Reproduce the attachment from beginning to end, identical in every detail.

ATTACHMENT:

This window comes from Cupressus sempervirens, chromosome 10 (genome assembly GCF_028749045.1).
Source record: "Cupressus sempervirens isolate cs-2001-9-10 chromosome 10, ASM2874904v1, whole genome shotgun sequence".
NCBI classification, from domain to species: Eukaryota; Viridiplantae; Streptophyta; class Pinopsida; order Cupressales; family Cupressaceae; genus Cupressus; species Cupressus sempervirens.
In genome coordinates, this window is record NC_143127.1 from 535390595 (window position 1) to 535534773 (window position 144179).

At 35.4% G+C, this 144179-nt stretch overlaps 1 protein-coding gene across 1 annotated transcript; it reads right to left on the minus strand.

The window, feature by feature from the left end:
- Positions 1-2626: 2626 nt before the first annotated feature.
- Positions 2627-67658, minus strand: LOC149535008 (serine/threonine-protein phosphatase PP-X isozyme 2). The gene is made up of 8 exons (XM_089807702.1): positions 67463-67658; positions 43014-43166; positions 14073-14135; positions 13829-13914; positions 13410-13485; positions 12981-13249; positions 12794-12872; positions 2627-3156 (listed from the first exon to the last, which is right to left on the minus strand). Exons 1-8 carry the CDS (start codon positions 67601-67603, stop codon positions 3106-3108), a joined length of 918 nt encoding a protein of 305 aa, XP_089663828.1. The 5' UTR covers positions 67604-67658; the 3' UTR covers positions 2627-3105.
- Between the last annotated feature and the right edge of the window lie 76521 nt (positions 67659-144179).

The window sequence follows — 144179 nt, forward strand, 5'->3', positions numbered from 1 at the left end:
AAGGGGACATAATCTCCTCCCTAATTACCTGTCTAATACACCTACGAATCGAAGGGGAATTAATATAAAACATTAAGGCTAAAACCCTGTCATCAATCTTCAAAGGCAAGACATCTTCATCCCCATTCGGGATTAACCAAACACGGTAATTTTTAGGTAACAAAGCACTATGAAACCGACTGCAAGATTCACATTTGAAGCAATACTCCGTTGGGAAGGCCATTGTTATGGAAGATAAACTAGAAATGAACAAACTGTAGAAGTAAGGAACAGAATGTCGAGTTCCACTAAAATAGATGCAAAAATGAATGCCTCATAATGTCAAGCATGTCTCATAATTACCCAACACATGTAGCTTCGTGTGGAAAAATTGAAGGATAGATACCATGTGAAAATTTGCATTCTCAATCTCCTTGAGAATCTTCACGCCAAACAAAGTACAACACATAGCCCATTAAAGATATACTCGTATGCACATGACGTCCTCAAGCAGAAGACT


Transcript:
This window comes from Cupressus sempervirens, chromosome 10 (genome assembly GCF_028749045.1).
Source record: "Cupressus sempervirens isolate cs-2001-9-10 chromosome 10, ASM2874904v1, whole genome shotgun sequence".
NCBI classification, from domain to species: Eukaryota; Viridiplantae; Streptophyta; class Pinopsida; order Cupressales; family Cupressaceae; genus Cupressus; species Cupressus sempervirens.
In genome coordinates, this window is record NC_143127.1 from 535390595 (window position 1) to 535534773 (window position 144179).

At 35.4% G+C, this 144179-nt stretch overlaps 1 protein-coding gene across 1 annotated transcript; it reads right to left on the minus strand.

The window, feature by feature from the left end:
- Positions 1-2626: 2626 nt before the first annotated feature.
- Positions 2627-67658, minus strand: LOC149535008 (serine/threonine-protein phosphatase PP-X isozyme 2). The gene is made up of 8 exons (XM_089807702.1): positions 67463-67658; positions 43014-43166; positions 14073-14135; positions 13829-13914; positions 13410-13485; positions 12981-13249; positions 12794-12872; positions 2627-3156 (listed from the first exon to the last, which is right to left on the minus strand). Exons 1-8 carry the CDS (start codon positions 67601-67603, stop codon positions 3106-3108), a joined length of 918 nt encoding a protein of 305 aa, XP_089663828.1. The 5' UTR covers positions 67604-67658; the 3' UTR covers positions 2627-3105.
- Between the last annotated feature and the right edge of the window lie 76521 nt (positions 67659-144179).

The window sequence follows — 144179 nt, forward strand, 5'->3', positions numbered from 1 at the left end:
AAGGGGACATAATCTCCTCCCTAATTACCTGTCTAATACACCTACGAATCGAAGGGGAATTAATATAAAACATTAAGGCTAAAACCCTGTCATCAATCTTCAAAGGCAAGACATCTTCATCCCCATTCGGGATTAACCAAACACGGTAATTTTTAGGTAACAAAGCACTATGAAACCGACTGCAAGATTCACATTTGAAGCAATACTCCGTTGGGAAGGCCATTGTTATGGAAGATAAACTAGAAATGAACAAACTGTAGAAGTAAGGAACAGAATGTCGAGTTCCACTAAAATAGATGCAAAAATGAATGCCTCATAATGTCAAGCATGTCTCATAATTACCCAACACATGTAGCTTCGTGTGGAAAAATTGAAGGATAGATACCATGTGAAAATTTGCATTCTCAATCTCCTTGAGAATCTTCACGCCAAACAAAGTACAACACATAGCCCATTAAAGATATACTCGTATGCACATGACGTCCTCAAGCAGAAGACT